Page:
Berkeley chooses John Locke‘s realism as a central target. Specifically, Berkeley argues against Locke’s distinction between primary and secondary qualities. For Berkeley, the distinction between these qualities raises the question of how ideas (secondary qualities) could resemble insensible material things (primary qualities), which cannot be given a credible answer. Hence, the distinction acts as a wedge that can be exploited by the skeptic. So, again, it would seem logical to characterize Berkeley as an anti-realist. He does, after all, abhor the idea of material substances, lurking beneath our sensations like the dullest of ghosts.
Yet this surface anti-realism is merely apparent. A.C. Grayling comments, “Berkeley’s denial of the existence of matter is not a denial of the existence of the external world and the physical objects it contains, such as tables and chairs, mountains and trees. Nor does Berkeley hold that the world exists only because it is thought of by any one or more finite minds. In one sense of the term ”realist”, indeed, Berkeley is a realist, in holding that the existence of the physical world is independent of finite minds, individually or collectively.” (Grayling:168) The fact that Grayling takes pains to talk about realism in terms of finite minds, we can infer that the phrase “independent of the mind” need not be ambiguous about the knowing subject.
The debates that have informed present-day arguments on realism/anti-realism have rested upon different philosophical ways of speaking about the phrase “independent of the mind”. Hence, the denial of modesty is ambiguous unless the definite article is replaced by reference to the kind of knowing subject. If we try to fill in the gaps, we find that there are at the very least three kinds of immodesty: dependence upon our collective of minds, dependence on an individual mind, and dependence on the divine mind. In Berkeley, and in scholarly commentaries on Berkeley, we find explicit illustrations of this threefold distinction. We shall examine each in turn.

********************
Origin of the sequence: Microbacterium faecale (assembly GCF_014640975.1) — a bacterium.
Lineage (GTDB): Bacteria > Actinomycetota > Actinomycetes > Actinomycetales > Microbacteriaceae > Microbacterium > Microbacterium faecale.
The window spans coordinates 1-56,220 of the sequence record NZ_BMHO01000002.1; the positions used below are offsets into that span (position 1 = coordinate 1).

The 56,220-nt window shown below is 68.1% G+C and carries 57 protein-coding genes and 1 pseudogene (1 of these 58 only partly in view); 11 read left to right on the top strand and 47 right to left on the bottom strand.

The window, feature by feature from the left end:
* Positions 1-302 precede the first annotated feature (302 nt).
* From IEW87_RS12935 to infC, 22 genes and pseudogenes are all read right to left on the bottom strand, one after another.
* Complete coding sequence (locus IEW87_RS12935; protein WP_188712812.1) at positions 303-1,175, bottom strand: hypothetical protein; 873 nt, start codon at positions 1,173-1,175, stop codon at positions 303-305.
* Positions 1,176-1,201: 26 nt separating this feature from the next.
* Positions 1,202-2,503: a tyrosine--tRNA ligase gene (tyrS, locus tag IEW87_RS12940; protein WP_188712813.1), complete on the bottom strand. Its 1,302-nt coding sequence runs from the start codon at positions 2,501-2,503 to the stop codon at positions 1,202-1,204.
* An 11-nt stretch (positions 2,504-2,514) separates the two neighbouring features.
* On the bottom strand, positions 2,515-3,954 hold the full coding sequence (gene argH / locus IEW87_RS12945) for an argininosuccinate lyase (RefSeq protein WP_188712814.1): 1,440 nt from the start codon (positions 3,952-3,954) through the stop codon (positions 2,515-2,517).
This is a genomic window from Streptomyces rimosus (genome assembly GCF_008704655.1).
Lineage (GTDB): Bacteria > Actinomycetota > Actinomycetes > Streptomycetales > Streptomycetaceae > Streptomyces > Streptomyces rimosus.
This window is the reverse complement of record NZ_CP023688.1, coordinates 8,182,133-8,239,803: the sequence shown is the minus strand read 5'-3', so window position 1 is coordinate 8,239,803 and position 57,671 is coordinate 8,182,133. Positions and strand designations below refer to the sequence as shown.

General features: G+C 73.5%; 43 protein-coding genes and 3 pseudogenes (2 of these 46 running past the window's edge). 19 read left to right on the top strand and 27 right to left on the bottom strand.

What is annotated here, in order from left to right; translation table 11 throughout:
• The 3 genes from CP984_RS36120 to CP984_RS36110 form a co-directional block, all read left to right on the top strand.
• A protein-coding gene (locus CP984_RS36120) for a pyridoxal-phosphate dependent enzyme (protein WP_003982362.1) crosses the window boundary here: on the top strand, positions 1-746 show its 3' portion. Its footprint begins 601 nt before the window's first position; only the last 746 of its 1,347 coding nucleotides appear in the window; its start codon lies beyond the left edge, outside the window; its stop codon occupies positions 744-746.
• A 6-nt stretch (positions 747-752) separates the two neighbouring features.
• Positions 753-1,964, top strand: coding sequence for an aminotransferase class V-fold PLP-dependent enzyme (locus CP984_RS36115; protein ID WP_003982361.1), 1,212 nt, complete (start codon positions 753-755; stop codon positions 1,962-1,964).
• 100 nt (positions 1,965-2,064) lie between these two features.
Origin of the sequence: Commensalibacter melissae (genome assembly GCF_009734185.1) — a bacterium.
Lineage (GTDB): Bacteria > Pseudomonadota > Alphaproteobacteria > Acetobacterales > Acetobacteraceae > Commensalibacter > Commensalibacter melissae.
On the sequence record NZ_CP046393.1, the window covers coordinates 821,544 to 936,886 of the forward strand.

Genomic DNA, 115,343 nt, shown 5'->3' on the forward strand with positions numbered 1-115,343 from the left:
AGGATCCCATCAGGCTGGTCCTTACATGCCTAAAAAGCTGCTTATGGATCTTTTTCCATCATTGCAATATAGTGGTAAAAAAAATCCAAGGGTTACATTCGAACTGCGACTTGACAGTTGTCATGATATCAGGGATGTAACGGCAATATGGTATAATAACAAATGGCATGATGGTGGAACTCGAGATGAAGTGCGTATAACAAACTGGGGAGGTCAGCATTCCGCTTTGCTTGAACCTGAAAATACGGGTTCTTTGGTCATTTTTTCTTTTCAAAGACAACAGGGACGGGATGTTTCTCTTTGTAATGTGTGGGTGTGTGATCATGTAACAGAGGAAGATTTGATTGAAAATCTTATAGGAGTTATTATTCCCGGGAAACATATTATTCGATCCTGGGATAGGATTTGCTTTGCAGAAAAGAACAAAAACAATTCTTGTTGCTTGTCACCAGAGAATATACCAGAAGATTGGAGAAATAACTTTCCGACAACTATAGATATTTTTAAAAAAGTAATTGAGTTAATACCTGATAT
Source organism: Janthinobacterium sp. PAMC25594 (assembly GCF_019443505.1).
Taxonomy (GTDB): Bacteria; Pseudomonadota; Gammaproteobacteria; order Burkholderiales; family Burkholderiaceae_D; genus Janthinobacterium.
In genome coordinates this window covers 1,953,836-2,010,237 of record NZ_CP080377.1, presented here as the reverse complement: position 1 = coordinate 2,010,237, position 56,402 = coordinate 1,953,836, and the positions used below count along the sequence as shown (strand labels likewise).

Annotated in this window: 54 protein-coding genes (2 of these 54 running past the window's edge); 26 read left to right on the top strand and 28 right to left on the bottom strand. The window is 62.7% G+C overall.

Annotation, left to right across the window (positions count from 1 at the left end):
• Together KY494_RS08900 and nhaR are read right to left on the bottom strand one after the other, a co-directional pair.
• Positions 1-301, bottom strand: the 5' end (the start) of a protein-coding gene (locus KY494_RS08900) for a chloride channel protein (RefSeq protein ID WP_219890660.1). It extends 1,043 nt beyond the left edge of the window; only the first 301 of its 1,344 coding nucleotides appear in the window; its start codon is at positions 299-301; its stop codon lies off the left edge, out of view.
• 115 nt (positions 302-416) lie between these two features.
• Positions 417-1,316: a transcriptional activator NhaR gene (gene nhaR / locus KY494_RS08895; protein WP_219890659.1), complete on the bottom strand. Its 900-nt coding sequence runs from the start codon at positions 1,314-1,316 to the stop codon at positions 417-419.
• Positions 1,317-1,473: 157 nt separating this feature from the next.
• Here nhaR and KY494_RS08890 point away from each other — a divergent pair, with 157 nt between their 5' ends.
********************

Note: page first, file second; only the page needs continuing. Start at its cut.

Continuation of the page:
Berkeley’s arguments frequently seem to begin from an individualistic point of view. This is evidenced by constant explicit personal references, marked by phrases like “for my part”, “I sense”, and so forth. This is just to say that he chooses a phenomenal examination of the objects of his senses as his provisional starting point. Such a strategy is to be expected of philosophers that have proceeded in the wake of the Cartesian method. Yet he frequently leans away from the egocentric and into the social by explicitly leaving the ultimate verdict up to the audience, and by advertising himself as being of one mind with the “vulgar”. He continually asks the reader to troll their own thoughts and put his claims to the test of their own experience.
But, of course, this starting point is merely provisional. For it is also common knowledge that Berkeley believed that objects, like the tree in the yard, had an quality of “outness” that persisted even when we were not attending to it. As he puts it in the Second Dialogue (through the mouth of Philonous): “…I conclude, not that [sensible things] have no real existence, but that seeing they depend not on my thought, and have an existence distinct from being perceived by me, there must be some other mind wherein they exist.” (Berkeley, 202; emphasis his) We are left, at the very least, with individualistic realism.
Where he drew upon his individual experience for the purposes of explaining that real things must be comprehended by cognitive powers, we fnd him abandoning his own experience in application to his metaphysics. In that way, the tree in the yard continues to exist in such a way that transcends his evidence for it. The passage continues: “As sure therefore as the sensible world really exists, so sure is there an infinite omnipresent spirit who contains and supports it.” So Berkeley’s anti-realism is only relative to the divine knower.
So far, we have looked at the objectivity of truth relative to individuals, and relative to the divine. But we have left out two other issues: the objectivity of meaning, and the collective as a knowing subject. That’s saving the best for last. After all, if it turns out that Berkeley thinks that we have no collective access to the world, then we will have found some grounds for saying that Berkeley is an anti-realist about human knowledge. But if we can’t make that claim, then the whole debate over realism and anti-realism ends up being vapid pontification over God’s ideas.
Whereas, musing over God’s ideas is about as worthwhile as asking the question, “How now Brown Cow?”; and whereas, the realism/anti-realism debate is a keystone to philosophy; we must be resolved to face the possibility that, if Berkeley is not an anti-realist about collective access to the world, we will have shown that much of philosophy is absurd.